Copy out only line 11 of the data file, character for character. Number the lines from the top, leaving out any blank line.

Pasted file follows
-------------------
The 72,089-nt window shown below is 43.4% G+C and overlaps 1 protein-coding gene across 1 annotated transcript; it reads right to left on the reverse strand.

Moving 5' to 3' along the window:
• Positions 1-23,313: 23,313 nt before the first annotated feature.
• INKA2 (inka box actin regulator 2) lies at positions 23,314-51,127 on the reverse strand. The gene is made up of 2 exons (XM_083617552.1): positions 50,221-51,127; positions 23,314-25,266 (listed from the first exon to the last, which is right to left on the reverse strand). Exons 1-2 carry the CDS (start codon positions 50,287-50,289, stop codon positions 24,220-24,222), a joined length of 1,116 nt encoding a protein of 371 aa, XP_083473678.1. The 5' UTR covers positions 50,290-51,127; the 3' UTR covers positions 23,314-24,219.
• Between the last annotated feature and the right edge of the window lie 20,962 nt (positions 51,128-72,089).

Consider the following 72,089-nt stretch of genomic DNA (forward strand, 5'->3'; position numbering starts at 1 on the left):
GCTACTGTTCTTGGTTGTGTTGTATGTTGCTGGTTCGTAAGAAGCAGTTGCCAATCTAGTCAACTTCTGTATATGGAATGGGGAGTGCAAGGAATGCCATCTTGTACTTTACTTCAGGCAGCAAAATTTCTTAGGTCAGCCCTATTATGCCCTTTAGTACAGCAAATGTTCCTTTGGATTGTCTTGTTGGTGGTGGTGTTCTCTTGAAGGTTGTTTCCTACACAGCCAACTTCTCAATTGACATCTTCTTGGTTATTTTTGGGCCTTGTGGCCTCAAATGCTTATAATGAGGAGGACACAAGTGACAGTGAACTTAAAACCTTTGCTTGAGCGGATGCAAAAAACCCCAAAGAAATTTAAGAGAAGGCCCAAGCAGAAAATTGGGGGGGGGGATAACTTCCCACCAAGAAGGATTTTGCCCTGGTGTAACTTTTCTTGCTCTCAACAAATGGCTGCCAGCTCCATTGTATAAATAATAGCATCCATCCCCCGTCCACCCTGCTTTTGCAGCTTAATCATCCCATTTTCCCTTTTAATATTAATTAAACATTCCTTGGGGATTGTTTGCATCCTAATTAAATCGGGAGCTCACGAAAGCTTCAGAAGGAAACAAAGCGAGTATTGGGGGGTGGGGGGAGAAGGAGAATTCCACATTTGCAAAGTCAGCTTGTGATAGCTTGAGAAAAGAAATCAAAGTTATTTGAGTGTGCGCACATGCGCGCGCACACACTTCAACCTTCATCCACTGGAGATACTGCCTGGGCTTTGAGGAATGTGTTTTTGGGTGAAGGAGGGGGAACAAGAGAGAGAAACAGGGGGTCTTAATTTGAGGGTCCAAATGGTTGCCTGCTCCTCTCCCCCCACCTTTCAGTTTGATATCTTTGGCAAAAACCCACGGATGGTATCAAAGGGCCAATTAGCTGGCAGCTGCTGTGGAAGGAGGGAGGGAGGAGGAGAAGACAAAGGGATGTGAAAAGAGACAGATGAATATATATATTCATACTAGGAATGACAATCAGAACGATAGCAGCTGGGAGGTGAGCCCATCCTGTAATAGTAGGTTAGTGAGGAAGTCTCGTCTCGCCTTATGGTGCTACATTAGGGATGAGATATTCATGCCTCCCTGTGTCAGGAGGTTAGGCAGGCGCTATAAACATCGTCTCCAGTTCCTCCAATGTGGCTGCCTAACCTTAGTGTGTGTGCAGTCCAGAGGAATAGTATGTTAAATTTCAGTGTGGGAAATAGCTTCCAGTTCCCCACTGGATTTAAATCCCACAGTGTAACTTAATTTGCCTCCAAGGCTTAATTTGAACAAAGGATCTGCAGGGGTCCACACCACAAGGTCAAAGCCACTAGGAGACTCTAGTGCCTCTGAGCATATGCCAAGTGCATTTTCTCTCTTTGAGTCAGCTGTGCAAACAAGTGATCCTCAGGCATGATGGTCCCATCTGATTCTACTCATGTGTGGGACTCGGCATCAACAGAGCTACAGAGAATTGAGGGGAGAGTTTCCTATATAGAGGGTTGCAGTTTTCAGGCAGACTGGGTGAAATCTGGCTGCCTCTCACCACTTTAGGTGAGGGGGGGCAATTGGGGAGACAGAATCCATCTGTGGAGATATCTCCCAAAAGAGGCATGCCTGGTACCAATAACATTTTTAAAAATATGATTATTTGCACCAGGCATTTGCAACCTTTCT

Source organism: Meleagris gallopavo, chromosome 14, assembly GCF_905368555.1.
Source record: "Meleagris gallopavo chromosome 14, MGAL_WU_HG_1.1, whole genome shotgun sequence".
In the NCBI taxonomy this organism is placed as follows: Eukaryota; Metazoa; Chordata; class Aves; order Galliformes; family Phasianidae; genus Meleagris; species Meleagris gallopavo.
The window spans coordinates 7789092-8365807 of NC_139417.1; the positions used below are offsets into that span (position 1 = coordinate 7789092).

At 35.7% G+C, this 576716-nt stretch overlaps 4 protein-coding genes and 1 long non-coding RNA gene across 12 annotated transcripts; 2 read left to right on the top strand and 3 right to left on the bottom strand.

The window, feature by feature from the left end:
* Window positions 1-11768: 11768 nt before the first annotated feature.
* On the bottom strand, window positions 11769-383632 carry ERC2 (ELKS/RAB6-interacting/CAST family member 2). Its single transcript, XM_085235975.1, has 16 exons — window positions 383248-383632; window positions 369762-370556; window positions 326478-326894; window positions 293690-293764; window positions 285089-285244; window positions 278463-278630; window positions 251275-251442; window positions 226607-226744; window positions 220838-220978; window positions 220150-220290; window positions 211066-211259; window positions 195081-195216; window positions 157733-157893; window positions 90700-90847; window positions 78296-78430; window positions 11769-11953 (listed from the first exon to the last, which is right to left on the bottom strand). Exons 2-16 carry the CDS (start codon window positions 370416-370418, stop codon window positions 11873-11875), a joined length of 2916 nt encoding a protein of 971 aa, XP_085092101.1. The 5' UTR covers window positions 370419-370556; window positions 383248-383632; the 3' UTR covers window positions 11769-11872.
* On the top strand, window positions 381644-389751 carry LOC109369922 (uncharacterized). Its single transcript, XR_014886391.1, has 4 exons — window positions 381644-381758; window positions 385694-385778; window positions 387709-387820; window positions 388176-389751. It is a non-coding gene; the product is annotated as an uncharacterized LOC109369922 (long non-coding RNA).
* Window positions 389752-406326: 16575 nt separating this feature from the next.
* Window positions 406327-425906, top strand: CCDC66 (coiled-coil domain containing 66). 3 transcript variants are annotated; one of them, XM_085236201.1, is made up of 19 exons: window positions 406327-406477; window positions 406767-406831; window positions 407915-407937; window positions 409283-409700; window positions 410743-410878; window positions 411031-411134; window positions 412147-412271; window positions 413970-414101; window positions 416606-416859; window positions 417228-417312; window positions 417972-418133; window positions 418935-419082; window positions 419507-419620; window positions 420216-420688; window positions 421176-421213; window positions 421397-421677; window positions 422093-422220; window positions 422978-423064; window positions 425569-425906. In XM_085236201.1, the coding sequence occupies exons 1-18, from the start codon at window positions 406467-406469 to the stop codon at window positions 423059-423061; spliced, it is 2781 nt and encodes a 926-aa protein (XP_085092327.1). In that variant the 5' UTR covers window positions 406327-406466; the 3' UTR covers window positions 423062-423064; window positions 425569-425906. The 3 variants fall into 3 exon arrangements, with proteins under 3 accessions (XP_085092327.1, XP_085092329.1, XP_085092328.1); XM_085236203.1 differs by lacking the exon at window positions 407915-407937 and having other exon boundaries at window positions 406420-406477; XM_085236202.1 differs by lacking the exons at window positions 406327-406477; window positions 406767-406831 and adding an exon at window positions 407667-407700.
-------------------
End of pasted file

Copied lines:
The window spans coordinates 7789092-8365807 of NC_139417.1; the positions used below are offsets into that span (position 1 = coordinate 7789092).